Volkswagen T-Roc Debut Reveals a More Traditional Crossover

Matt Posky
by Matt Posky
volkswagen t roc debut reveals a more traditional crossover

Opening with a query as to whether or not the audience was, “Ready to Roc” or not, Volkswagen showcased the production version of the T-Roc today in Italy. However, the model that arrived on stage didn’t quite resemble the compact crossover concept vehicle we’ve grown accustomed to.

While shorter in appearance than a traditional baby SUV, the T-Roc isn’t the coupe-adjacent vehicle we were led to believe it might be. True to form, VW played it safe.

There are some notable exceptions, however. The bi-color design allows the roofline to be mismatched with the bodywork and the interior has some fun color options — both in its lighting and trim. But it lacks the swept-back roofline and lowered stance of the prototype. The upside to this is superior interior volume and more traditional SUV characteristics that the public will be less likely to shy away from. Volkswagen wants volume, after all.

“People appreciate the special SUV package, the high seating position, and the modern and sporty appearance,” said Dr. Herbert Diess, chairman of Volkswagen’s board of management. He continued by stating the goal of the T-Roc, and VW as a whole, is to integrate cutting edge technology and superior quality at a reasonable price.

While we didn’t receive a specific figure, Diess stated the small crossover would be aimed at the 20,000 euro segment, which translates to about $23,600 USD. He said VW anticipates all SUV segments to double in size by 2027, and that the automaker will have 19 models to meet that demand — reminding the audience that Volkswagen is “a big market brand.”

“The T-Roc sets a new benchmark in the booming SUV segment,” Diess stated in a separate press release. “With its functionality, dynamic handling and technology the T-Roc embodies all good Volkswagen qualities and will give our SUV offensive added momentum.”

Claiming that SUVs embody the promise of freedom, the chairman explained that the T-Roc will be highly customizable. “People want to stand out from the crowd,” he said. “For example, [by owning] an SUV.” In addition to the previously mentioned color options, the crossover’s settings can personalized, with the vehicle remembering the driver’s presets via a phone app.

Based on the Golf’s MQB platform, the T-Roc comes in front-wheel drive or 4Motion AWD and will offer 6 engine options globally — with the strongest being a turbocharged unit with 190 horsepower. However, automaker wasn’t ready to discuss displacements.

Instead, the automaker is touting connectivity features and high-tech safety. The crossover boasts a fairly impressive list of crash avoidance systems, including front assist and lane assist as standard, with optional traffic jam crawling. It also boasts an entirely digital dashboard and a 8-inch media display. The automaker says it has crammed the center console with all the connectivity features it could muster while providing online services and apps via smartphone and Volkswagen Car-Net.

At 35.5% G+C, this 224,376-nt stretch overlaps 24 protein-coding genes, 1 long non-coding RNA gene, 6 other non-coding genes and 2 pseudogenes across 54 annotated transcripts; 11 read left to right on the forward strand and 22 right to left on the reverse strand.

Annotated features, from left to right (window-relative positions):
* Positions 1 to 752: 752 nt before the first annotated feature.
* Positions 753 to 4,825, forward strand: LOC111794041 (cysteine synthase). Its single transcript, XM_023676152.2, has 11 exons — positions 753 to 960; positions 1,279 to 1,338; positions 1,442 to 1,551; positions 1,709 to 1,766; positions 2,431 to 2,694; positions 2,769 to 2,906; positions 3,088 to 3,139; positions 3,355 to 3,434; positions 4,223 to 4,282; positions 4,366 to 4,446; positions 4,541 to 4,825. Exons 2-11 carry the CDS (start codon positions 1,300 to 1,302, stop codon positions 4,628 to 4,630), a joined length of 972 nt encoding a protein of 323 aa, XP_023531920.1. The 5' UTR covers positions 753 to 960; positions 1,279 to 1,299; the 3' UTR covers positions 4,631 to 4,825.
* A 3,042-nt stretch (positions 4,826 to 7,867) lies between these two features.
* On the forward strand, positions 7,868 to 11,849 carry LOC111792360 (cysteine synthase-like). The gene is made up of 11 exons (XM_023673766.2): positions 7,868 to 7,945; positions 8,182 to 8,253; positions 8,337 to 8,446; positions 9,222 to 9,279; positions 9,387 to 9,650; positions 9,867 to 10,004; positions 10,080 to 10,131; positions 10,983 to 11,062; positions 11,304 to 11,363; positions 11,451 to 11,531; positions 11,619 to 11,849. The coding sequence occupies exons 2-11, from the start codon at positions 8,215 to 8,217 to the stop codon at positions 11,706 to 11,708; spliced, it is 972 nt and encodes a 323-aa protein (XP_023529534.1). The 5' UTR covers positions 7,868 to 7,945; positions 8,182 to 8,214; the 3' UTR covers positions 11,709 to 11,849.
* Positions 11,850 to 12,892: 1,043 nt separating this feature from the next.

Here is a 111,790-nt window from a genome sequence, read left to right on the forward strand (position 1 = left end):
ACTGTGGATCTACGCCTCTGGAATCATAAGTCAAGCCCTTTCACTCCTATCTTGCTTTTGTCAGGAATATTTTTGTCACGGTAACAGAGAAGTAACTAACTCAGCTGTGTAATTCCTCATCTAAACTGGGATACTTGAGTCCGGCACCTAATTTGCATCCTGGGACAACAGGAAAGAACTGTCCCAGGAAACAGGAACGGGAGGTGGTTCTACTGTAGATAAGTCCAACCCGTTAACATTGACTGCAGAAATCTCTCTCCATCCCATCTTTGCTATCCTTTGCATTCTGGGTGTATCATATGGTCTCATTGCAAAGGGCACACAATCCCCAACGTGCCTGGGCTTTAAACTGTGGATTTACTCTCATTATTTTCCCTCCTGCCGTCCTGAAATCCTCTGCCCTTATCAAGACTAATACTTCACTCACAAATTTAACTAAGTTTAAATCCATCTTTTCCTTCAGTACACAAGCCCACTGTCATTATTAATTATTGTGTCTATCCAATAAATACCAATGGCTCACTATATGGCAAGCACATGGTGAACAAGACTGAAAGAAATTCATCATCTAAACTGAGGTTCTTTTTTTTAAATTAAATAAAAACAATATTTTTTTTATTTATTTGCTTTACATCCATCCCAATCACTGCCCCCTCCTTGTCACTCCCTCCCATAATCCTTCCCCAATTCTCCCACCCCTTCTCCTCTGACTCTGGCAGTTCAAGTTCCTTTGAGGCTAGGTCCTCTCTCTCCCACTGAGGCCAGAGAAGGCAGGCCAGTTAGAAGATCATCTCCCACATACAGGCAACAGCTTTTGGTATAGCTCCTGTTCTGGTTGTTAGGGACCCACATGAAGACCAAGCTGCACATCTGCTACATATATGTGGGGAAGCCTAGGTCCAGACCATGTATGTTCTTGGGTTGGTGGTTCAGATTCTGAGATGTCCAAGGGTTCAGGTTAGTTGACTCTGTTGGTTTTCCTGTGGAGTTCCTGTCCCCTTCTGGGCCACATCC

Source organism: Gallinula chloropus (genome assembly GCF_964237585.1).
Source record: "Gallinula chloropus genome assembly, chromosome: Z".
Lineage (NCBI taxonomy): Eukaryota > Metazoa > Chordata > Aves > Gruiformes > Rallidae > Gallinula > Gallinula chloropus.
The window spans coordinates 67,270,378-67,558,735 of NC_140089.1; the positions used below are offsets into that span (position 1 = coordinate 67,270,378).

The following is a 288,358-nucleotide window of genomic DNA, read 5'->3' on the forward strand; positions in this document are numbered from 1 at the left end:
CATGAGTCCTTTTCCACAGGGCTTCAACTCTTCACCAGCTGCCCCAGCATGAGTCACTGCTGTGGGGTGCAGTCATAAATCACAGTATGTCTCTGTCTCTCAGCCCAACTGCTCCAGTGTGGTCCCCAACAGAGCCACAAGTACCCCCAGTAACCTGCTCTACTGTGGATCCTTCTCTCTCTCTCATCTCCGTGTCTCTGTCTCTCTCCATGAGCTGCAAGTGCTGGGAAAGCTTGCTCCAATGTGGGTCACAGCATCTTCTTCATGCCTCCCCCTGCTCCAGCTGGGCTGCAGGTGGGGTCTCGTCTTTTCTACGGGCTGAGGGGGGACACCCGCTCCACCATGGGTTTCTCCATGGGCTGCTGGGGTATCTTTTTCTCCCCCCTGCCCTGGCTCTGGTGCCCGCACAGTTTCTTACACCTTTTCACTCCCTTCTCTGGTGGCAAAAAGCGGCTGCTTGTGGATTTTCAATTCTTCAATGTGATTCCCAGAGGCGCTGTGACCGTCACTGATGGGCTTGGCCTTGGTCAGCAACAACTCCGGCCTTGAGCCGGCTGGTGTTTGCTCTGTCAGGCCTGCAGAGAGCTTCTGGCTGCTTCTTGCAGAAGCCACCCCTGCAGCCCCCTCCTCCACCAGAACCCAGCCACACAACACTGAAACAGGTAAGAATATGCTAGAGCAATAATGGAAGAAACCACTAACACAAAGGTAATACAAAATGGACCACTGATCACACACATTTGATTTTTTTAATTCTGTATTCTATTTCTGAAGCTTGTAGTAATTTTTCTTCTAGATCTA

At 166.7 inches long, the crossover is about 10 inches shorter than the first-generation Tiguan. It has a 102.5-inch wheelbase, width is 71.6-inch (without mirrors), and its height is 70 inches. Oddly, VW prattled on about the vehicle’s “low roof structure,” even though it’s fairly tall when compared to a Honda Honda CR-V, and would absolutely tower above Mazda’s CX-3.

VW said the five-seater provides 16 cubic feet of storage behind the rear seats and almost 46 cubes with the seat folded. We wager you can get plenty more than that if you’re willing to make use of that higher roofline and obstruct your rearward visibility.

The T-Roc’s trims are undecided but Volkswagen hinted at a base model, followed by two others — denoted as “Style” and “Sport.” Deliveries begin in Europe this November with North America likely to follow if VW can get its ducks in a row.

[Images: Volkswagen]

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  • Bobbysirhan The Pulitzer Center that collaborated with PBS in 'reporting' this story is behind the 1619 Project.
  • Bobbysirhan Engines are important.
  • Hunter Ah California. They've been praying for water for years, and now that it's here they don't know what to do with it.
  • FreedMike I think this illustrates a bit of Truth About PHEVs: it's hard to see where they "fit." On paper, they make sense because they're the "best of both worlds." Yes, if you commute 20-30 miles a day, you can generally make it on electric power only, and yes, if you're on a 500-mile road trip, you don't have to worry about range. But what percentage of buyers has a 20-mile commute, or takes 500-mile road trips? Meanwhile, PHEVs are more expensive than hybrids, and generally don't offer the performance of a BEV (though the RAV4 PHEV is a first class sleeper). Seems this propulsion type "works" for a fairly narrow slice of buyers, which explains why PHEV sales haven't been all that great. Speaking for my own situation only, assuming I had a place to plug in every night, and wanted something that ran on as little gas as possible, I'd just "go electric" - I'm a speed nut, and when it comes to going fast, EVs are awfully hard to beat. If I was into hypermiling, I'd just go with a hybrid. Of course, your situation might vary, and if a PHEV fits it, then by all means, buy one. But the market failure of PHEVs tells me they don't really fit a lot of buyers' situations. Perhaps that will change as charging infrastructure gets built out, but I just don't see a lot of growth in PHEVs.
  • Kwik_Shift Thank you for this. I always wanted get involved with racing, but nothing happening locally.